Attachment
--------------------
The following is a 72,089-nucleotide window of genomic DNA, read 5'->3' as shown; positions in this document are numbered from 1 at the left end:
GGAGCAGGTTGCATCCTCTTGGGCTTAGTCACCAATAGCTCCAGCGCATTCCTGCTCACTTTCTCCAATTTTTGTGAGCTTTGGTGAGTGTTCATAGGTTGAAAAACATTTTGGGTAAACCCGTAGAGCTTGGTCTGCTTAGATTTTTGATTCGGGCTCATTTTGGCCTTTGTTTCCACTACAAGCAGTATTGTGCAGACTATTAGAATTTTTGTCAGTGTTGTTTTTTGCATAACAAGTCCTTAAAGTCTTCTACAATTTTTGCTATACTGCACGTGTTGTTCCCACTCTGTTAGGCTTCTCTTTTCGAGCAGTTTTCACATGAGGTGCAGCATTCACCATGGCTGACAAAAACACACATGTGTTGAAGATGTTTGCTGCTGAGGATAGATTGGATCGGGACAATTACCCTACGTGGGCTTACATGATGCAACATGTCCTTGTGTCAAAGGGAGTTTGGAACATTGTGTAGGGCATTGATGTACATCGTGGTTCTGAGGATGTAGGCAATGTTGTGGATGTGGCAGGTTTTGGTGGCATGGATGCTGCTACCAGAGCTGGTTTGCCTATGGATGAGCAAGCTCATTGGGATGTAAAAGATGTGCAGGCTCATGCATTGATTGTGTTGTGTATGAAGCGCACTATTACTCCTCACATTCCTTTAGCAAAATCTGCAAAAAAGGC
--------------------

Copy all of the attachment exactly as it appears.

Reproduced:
The following is a 72,089-nucleotide window of genomic DNA, read 5'->3' as shown; positions in this document are numbered from 1 at the left end:
GGAGCAGGTTGCATCCTCTTGGGCTTAGTCACCAATAGCTCCAGCGCATTCCTGCTCACTTTCTCCAATTTTTGTGAGCTTTGGTGAGTGTTCATAGGTTGAAAAACATTTTGGGTAAACCCGTAGAGCTTGGTCTGCTTAGATTTTTGATTCGGGCTCATTTTGGCCTTTGTTTCCACTACAAGCAGTATTGTGCAGACTATTAGAATTTTTGTCAGTGTTGTTTTTTGCATAACAAGTCCTTAAAGTCTTCTACAATTTTTGCTATACTGCACGTGTTGTTCCCACTCTGTTAGGCTTCTCTTTTCGAGCAGTTTTCACATGAGGTGCAGCATTCACCATGGCTGACAAAAACACACATGTGTTGAAGATGTTTGCTGCTGAGGATAGATTGGATCGGGACAATTACCCTACGTGGGCTTACATGATGCAACATGTCCTTGTGTCAAAGGGAGTTTGGAACATTGTGTAGGGCATTGATGTACATCGTGGTTCTGAGGATGTAGGCAATGTTGTGGATGTGGCAGGTTTTGGTGGCATGGATGCTGCTACCAGAGCTGGTTTGCCTATGGATGAGCAAGCTCATTGGGATGTAAAAGATGTGCAGGCTCATGCATTGATTGTGTTGTGTATGAAGCGCACTATTACTCCTCACATTCCTTTAGCAAAATCTGCAAAAAAGGC